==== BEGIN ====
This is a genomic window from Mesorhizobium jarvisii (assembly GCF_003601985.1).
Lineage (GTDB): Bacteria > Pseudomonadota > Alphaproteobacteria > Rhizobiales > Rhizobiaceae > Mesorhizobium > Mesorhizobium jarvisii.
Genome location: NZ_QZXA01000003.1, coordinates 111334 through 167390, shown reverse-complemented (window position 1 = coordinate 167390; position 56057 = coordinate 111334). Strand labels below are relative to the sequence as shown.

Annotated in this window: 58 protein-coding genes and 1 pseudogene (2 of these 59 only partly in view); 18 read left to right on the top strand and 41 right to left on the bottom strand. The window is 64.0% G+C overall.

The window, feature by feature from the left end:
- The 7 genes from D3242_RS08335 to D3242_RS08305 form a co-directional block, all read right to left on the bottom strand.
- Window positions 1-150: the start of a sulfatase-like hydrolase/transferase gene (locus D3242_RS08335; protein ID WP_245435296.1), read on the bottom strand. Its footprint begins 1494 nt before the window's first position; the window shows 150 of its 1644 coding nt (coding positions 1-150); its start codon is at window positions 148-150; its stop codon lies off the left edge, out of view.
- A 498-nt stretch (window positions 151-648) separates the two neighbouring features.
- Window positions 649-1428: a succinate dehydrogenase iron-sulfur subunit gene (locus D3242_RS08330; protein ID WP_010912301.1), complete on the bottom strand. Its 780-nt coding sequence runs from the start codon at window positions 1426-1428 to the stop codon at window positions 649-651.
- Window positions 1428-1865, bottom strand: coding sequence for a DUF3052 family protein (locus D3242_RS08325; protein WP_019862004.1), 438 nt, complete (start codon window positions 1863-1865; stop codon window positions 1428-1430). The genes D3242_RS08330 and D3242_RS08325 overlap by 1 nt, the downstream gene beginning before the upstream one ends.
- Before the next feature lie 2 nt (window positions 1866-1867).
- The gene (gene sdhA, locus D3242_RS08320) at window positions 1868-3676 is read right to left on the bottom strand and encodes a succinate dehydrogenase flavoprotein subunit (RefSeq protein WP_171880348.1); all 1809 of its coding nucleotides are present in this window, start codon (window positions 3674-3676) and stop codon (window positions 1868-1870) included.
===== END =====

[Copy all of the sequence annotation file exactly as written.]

This is a genomic window from Mesorhizobium jarvisii (assembly GCF_003601985.1).
Lineage (GTDB): Bacteria > Pseudomonadota > Alphaproteobacteria > Rhizobiales > Rhizobiaceae > Mesorhizobium > Mesorhizobium jarvisii.
Genome location: NZ_QZXA01000003.1, coordinates 111334 through 167390, shown reverse-complemented (window position 1 = coordinate 167390; position 56057 = coordinate 111334). Strand labels below are relative to the sequence as shown.

Annotated in this window: 58 protein-coding genes and 1 pseudogene (2 of these 59 only partly in view); 18 read left to right on the top strand and 41 right to left on the bottom strand. The window is 64.0% G+C overall.

The window, feature by feature from the left end:
- The 7 genes from D3242_RS08335 to D3242_RS08305 form a co-directional block, all read right to left on the bottom strand.
- Window positions 1-150: the start of a sulfatase-like hydrolase/transferase gene (locus D3242_RS08335; protein ID WP_245435296.1), read on the bottom strand. Its footprint begins 1494 nt before the window's first position; the window shows 150 of its 1644 coding nt (coding positions 1-150); its start codon is at window positions 148-150; its stop codon lies off the left edge, out of view.
- A 498-nt stretch (window positions 151-648) separates the two neighbouring features.
- Window positions 649-1428: a succinate dehydrogenase iron-sulfur subunit gene (locus D3242_RS08330; protein ID WP_010912301.1), complete on the bottom strand. Its 780-nt coding sequence runs from the start codon at window positions 1426-1428 to the stop codon at window positions 649-651.
- Window positions 1428-1865, bottom strand: coding sequence for a DUF3052 family protein (locus D3242_RS08325; protein WP_019862004.1), 438 nt, complete (start codon window positions 1863-1865; stop codon window positions 1428-1430). The genes D3242_RS08330 and D3242_RS08325 overlap by 1 nt, the downstream gene beginning before the upstream one ends.
- Before the next feature lie 2 nt (window positions 1866-1867).
- The gene (gene sdhA, locus D3242_RS08320) at window positions 1868-3676 is read right to left on the bottom strand and encodes a succinate dehydrogenase flavoprotein subunit (RefSeq protein WP_171880348.1); all 1809 of its coding nucleotides are present in this window, start codon (window positions 3674-3676) and stop codon (window positions 1868-1870) included.